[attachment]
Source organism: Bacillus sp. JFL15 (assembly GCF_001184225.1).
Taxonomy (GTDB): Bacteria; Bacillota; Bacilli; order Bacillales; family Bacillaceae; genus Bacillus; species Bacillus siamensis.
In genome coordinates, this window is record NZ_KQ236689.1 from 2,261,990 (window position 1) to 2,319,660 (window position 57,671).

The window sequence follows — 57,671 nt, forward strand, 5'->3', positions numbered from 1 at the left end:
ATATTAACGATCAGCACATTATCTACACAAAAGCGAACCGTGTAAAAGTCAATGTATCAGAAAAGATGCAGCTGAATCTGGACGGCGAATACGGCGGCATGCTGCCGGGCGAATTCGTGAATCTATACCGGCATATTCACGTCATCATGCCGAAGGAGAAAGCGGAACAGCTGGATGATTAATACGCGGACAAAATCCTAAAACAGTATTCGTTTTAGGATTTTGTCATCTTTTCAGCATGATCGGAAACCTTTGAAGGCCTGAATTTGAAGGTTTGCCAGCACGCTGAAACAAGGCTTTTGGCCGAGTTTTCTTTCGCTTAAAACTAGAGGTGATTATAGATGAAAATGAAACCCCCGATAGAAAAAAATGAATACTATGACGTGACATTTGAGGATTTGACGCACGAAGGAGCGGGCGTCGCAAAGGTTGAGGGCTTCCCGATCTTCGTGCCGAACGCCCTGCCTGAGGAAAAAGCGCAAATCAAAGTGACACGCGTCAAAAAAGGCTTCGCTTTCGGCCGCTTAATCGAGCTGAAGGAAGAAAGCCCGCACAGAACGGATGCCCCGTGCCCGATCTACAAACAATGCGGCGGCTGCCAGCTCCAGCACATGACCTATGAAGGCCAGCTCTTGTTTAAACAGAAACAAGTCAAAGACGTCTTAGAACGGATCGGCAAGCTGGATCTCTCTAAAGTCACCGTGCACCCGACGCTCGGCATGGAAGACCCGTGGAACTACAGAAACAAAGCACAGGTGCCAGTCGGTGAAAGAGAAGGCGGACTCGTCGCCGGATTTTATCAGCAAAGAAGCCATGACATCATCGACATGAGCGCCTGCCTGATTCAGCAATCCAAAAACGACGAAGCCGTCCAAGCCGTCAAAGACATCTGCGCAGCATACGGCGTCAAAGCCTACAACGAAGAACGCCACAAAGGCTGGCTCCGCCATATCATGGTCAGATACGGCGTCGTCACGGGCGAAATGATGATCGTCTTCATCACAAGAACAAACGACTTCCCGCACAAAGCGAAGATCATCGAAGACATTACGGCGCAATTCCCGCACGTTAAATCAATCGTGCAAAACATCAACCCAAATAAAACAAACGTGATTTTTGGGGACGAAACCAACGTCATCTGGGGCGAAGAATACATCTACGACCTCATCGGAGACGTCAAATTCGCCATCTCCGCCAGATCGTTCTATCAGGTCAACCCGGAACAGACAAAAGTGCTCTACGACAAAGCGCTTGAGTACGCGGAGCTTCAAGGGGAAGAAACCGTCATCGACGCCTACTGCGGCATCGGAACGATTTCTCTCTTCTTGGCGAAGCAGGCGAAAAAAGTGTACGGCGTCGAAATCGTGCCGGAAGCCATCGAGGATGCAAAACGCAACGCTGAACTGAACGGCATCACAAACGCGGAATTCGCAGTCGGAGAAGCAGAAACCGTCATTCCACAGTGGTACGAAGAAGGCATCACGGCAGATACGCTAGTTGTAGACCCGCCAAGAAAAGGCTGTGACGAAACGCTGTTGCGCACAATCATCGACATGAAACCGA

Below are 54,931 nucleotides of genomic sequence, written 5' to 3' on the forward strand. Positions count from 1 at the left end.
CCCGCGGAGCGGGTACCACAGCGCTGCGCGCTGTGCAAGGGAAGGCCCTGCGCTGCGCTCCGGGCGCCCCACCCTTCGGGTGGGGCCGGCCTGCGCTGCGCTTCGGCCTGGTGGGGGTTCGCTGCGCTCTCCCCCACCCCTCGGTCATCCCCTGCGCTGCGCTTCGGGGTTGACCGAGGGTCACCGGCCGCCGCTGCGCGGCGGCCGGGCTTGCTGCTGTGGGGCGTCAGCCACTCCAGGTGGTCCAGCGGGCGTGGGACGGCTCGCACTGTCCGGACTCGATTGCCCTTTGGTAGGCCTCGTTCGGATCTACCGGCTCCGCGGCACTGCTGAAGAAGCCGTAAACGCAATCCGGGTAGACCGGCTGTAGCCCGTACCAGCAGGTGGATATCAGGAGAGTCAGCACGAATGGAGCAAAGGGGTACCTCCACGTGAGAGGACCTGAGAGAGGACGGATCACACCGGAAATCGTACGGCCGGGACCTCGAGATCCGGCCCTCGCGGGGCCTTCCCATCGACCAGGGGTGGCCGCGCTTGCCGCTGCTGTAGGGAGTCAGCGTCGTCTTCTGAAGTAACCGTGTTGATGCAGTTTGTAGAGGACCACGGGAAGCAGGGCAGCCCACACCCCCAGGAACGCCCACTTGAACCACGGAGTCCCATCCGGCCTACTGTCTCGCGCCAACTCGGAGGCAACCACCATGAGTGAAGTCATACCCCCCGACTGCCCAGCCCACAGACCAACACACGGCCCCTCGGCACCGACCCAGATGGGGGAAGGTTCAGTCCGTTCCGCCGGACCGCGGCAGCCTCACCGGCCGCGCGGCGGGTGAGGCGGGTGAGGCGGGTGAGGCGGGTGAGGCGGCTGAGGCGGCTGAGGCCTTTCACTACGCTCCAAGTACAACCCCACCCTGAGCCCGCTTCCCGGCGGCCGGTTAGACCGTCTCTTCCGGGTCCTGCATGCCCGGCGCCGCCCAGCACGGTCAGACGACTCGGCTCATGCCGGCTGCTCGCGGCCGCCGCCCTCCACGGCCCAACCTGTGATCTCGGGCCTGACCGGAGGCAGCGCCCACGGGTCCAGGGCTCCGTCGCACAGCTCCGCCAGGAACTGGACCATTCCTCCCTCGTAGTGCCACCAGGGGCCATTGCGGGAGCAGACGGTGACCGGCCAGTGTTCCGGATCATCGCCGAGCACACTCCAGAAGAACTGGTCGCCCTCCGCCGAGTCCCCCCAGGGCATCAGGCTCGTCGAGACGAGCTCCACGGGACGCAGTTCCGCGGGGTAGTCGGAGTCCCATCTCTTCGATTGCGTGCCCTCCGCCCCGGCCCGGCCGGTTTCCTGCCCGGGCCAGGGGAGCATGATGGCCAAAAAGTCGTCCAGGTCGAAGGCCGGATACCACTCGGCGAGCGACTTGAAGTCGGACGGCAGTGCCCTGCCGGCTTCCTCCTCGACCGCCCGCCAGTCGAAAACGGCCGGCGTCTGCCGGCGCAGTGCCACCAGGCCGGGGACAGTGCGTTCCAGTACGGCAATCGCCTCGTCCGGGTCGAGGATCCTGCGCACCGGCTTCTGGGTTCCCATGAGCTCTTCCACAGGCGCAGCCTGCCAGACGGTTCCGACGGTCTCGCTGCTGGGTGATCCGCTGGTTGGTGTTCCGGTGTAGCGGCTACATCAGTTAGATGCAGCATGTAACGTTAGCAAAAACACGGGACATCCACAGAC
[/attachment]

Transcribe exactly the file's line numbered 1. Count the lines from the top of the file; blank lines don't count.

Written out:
Source organism: Bacillus sp. JFL15 (assembly GCF_001184225.1).